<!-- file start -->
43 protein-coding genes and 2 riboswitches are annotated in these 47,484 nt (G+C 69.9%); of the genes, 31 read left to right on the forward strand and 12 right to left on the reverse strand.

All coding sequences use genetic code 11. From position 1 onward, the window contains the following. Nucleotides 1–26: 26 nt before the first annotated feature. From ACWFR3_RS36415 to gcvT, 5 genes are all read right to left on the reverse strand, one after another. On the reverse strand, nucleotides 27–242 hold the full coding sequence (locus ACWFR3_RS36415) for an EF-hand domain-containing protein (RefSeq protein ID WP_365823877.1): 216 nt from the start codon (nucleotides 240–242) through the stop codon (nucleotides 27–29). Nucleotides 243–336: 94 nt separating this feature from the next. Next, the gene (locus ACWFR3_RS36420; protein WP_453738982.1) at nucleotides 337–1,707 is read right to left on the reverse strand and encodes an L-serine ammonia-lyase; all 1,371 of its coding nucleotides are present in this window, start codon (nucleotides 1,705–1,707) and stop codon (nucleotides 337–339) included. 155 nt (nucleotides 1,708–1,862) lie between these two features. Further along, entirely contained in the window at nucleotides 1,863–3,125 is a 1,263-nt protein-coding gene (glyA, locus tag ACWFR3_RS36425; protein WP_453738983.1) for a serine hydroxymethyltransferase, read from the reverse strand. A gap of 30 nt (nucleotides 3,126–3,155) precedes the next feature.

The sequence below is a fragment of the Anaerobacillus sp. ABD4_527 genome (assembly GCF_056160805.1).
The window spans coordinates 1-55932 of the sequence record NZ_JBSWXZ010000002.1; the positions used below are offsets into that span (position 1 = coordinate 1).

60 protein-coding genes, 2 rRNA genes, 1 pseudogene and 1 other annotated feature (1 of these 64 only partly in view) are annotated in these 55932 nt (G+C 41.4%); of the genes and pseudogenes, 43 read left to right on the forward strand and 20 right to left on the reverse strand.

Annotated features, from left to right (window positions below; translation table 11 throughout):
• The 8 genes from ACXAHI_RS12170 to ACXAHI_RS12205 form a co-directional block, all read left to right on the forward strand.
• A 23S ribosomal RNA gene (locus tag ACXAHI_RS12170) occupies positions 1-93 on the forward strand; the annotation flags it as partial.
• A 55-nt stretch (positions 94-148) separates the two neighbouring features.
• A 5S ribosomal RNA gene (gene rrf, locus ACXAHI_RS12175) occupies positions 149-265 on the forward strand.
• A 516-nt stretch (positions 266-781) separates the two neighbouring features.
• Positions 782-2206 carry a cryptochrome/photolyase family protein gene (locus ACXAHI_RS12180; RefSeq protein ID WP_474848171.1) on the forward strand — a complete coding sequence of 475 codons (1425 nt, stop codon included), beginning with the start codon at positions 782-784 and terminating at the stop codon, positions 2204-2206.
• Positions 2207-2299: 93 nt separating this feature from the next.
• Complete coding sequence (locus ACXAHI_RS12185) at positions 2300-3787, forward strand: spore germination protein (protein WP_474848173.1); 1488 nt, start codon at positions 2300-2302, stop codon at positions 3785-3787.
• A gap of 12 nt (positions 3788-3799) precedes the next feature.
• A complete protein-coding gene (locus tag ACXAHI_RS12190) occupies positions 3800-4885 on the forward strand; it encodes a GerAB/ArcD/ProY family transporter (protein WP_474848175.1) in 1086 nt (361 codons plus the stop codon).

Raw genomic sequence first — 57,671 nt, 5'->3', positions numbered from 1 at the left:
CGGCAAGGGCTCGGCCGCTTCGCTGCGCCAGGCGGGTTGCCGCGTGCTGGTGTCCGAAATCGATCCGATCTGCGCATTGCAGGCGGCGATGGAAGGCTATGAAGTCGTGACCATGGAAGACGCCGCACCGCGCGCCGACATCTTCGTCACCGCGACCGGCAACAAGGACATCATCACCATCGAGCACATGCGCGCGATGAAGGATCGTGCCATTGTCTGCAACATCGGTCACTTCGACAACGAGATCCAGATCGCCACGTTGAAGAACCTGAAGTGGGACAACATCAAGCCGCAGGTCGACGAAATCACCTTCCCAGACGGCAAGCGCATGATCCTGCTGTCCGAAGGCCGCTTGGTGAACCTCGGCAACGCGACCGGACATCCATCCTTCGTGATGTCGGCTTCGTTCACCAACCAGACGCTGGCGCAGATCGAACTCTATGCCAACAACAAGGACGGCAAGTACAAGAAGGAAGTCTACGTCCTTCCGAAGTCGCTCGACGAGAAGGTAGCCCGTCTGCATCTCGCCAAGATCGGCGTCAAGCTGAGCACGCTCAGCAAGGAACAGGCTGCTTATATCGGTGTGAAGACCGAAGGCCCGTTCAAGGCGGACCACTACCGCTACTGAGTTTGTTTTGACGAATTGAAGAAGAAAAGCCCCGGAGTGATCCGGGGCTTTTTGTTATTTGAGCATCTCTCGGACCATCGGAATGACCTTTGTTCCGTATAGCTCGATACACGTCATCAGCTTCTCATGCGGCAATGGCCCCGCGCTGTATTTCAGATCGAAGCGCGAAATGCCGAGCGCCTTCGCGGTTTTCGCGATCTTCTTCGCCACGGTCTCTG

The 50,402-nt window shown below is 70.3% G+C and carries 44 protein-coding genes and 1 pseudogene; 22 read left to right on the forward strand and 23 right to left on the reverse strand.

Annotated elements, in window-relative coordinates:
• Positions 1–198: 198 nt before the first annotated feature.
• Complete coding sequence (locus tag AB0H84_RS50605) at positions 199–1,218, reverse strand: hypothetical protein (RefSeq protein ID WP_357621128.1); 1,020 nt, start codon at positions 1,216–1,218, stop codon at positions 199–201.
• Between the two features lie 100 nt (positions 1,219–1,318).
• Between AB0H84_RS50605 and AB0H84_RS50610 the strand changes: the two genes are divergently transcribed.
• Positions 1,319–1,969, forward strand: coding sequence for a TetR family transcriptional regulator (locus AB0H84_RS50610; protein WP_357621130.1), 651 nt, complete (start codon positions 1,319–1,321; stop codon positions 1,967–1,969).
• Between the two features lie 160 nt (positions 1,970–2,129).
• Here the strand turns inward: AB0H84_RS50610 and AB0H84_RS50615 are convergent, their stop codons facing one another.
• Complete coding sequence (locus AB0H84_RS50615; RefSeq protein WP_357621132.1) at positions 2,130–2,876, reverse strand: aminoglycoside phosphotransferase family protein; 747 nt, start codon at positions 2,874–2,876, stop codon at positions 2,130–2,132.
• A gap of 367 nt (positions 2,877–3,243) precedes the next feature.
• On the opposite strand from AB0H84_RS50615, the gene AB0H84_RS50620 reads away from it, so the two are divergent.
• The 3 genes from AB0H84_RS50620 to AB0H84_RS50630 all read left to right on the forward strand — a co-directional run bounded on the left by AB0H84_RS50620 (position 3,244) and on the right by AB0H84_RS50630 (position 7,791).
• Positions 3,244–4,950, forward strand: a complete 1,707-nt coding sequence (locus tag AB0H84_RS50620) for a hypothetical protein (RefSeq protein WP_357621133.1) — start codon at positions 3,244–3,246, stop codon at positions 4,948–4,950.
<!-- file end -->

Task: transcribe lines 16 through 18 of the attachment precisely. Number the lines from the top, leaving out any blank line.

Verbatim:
• A complete protein-coding gene (locus tag ACXAHI_RS12190) occupies positions 3800-4885 on the forward strand; it encodes a GerAB/ArcD/ProY family transporter (protein WP_474848175.1) in 1086 nt (361 codons plus the stop codon).

Raw genomic sequence first — 57,671 nt, 5'->3', positions numbered from 1 at the left:
CGGCAAGGGCTCGGCCGCTTCGCTGCGCCAGGCGGGTTGCCGCGTGCTGGTGTCCGAAATCGATCCGATCTGCGCATTGCAGGCGGCGATGGAAGGCTATGAAGTCGTGACCATGGAAGACGCCGCACCGCGCGCCGACATCTTCGTCACCGCGACCGGCAACAAGGACATCATCACCATCGAGCACATGCGCGCGATGAAGGATCGTGCCATTGTCTGCAACATCGGTCACTTCGACAACGAGATCCAGATCGCCACGTTGAAGAACCTGAAGTGGGACAACATCAAGCCGCAGGTCGACGAAATCACCTTCCCAGACGGCAAGCGCATGATCCTGCTGTCCGAAGGCCGCTTGGTGAACCTCGGCAACGCGACCGGACATCCATCCTTCGTGATGTCGGCTTCGTTCACCAACCAGACGCTGGCGCAGATCGAACTCTATGCCAACAACAAGGACGGCAAGTACAAGAAGGAAGTCTACGTCCTTCCGAAGTCGCTCGACGAGAAGGTAGCCCGTCTGCATCTCGCCAAGATCGGCGTCAAGCTGAGCACGCTCAGCAAGGAACAGGCTGCTTATATCGGTGTGAAGACCGAAGGCCCGTTCAAGGCGGACCACTACCGCTACTGAGTTTGTTTTGACGAATTGAAGAAGAAAAGCCCCGGAGTGATCCGGGGCTTTTTGTTATTTGAGCATCTCTCGGACCATCGGAATGACCTTTGTTCCGTATAGCTCGATACACGTCATCAGCTTCTCATGCGGCAATGGCCCCGCGCTGTATTTCAGATCGAAGCGCGAAATGCCGAGCGCCTTCGCGGTTTTCGCGATCTTCTTCGCCACGGTCTCTG